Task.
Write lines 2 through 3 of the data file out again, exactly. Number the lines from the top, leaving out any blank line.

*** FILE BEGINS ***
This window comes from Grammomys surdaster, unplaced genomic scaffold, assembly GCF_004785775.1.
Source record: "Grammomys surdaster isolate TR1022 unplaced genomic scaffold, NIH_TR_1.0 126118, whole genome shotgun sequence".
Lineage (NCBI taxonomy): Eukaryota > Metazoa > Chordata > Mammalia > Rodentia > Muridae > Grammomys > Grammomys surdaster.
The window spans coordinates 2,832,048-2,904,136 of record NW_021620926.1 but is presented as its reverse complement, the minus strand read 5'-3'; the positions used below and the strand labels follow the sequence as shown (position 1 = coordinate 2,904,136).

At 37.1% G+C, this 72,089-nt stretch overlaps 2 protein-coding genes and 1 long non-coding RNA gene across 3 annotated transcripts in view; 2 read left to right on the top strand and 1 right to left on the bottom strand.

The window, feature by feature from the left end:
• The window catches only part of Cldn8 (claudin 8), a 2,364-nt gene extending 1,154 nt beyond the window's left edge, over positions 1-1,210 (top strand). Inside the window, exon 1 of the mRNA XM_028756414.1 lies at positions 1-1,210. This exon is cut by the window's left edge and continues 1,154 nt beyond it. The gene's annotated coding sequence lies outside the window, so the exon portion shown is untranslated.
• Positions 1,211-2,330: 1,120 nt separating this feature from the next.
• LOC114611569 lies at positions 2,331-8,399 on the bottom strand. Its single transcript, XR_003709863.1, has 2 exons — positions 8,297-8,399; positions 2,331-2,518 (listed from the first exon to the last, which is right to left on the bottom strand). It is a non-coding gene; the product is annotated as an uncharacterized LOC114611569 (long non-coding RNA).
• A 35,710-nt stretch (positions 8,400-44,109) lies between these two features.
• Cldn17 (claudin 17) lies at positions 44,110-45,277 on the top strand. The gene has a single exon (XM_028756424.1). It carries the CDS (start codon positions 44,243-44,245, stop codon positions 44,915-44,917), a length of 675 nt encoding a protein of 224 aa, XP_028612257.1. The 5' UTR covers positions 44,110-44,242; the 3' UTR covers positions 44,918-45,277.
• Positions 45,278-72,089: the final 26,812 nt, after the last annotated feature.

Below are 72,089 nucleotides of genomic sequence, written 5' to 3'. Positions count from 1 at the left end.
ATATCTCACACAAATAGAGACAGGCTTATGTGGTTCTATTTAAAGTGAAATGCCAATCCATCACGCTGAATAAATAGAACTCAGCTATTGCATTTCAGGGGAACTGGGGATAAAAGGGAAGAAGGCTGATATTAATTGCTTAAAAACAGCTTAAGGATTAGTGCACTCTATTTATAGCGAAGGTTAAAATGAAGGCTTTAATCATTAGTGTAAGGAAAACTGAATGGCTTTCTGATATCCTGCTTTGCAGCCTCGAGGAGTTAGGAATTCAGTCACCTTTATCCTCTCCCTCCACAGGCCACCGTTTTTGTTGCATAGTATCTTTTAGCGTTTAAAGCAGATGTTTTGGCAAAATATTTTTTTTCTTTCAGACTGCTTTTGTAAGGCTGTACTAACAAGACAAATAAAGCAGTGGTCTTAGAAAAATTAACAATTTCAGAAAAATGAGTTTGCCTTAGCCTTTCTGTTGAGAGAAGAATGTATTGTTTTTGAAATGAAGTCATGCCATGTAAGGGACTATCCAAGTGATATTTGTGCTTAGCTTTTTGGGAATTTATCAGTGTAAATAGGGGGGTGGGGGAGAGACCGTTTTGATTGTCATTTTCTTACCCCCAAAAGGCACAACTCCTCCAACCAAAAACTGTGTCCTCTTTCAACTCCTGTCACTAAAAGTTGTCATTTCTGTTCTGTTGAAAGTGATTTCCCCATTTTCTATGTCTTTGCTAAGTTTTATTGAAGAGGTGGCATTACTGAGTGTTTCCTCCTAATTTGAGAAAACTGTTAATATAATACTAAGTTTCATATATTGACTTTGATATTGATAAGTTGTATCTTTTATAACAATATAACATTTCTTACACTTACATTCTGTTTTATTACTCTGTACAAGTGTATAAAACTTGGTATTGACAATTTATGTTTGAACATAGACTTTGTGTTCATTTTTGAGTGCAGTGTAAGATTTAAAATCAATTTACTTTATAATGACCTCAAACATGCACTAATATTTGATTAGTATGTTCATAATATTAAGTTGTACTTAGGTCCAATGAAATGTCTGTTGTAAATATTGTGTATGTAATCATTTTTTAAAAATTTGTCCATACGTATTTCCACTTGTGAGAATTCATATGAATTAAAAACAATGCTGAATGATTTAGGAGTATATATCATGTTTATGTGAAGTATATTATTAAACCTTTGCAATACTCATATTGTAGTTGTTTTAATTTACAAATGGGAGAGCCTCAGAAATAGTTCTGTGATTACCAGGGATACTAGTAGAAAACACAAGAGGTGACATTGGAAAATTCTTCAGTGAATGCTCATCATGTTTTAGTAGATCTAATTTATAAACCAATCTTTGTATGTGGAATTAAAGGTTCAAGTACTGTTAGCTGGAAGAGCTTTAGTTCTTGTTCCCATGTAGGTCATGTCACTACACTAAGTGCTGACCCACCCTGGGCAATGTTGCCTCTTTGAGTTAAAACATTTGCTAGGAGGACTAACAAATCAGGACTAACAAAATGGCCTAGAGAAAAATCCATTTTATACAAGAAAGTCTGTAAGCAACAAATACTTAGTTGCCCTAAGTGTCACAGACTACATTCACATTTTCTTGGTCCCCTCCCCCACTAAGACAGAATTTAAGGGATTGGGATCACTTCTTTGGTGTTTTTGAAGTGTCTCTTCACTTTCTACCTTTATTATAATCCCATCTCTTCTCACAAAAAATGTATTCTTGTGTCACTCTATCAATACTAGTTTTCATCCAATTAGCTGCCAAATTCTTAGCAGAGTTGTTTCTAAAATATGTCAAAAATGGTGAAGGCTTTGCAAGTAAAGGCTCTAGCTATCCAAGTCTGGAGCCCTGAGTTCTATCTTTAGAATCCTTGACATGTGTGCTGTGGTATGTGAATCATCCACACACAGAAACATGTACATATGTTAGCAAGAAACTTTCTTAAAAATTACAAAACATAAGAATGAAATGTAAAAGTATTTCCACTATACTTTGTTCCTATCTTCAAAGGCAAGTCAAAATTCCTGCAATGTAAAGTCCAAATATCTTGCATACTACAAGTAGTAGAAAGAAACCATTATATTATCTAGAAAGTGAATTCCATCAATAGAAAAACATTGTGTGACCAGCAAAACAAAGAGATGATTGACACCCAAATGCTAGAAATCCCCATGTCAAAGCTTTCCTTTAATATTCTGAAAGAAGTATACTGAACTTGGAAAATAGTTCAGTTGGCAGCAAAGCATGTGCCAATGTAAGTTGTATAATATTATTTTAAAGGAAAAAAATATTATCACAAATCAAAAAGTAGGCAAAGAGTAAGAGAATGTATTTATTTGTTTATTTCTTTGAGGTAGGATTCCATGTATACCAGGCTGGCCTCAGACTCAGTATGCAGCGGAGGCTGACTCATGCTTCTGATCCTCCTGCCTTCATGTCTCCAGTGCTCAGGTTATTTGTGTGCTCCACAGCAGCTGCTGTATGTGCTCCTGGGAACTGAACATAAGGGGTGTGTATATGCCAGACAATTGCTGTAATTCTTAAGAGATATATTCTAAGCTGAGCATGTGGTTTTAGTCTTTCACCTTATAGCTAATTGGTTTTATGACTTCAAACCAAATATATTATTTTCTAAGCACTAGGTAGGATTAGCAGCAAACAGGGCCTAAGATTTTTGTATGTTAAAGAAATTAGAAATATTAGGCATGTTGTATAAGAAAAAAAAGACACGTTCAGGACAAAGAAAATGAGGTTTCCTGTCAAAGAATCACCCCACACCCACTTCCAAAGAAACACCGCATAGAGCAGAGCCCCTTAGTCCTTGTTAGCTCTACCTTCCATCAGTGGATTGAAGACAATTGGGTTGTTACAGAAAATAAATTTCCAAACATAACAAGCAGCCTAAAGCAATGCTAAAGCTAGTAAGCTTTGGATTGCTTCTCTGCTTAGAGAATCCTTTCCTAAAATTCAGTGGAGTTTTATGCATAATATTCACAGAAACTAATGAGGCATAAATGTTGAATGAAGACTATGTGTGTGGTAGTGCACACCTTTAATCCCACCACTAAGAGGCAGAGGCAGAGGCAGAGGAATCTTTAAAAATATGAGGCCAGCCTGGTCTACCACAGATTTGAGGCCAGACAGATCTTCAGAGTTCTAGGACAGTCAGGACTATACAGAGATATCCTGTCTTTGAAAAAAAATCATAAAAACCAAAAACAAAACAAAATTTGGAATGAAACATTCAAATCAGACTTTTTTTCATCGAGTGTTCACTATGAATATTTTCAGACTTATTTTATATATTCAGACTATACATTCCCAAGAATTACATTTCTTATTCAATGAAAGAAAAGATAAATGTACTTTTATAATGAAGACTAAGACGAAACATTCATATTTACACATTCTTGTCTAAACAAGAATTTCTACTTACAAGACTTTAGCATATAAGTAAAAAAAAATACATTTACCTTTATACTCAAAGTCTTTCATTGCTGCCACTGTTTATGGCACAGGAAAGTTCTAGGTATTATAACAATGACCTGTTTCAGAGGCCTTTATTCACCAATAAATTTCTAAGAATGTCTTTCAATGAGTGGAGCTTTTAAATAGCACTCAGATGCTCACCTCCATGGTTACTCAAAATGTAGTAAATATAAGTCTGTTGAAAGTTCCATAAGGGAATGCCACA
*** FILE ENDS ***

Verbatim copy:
Source record: "Grammomys surdaster isolate TR1022 unplaced genomic scaffold, NIH_TR_1.0 126118, whole genome shotgun sequence".
Lineage (NCBI taxonomy): Eukaryota > Metazoa > Chordata > Mammalia > Rodentia > Muridae > Grammomys > Grammomys surdaster.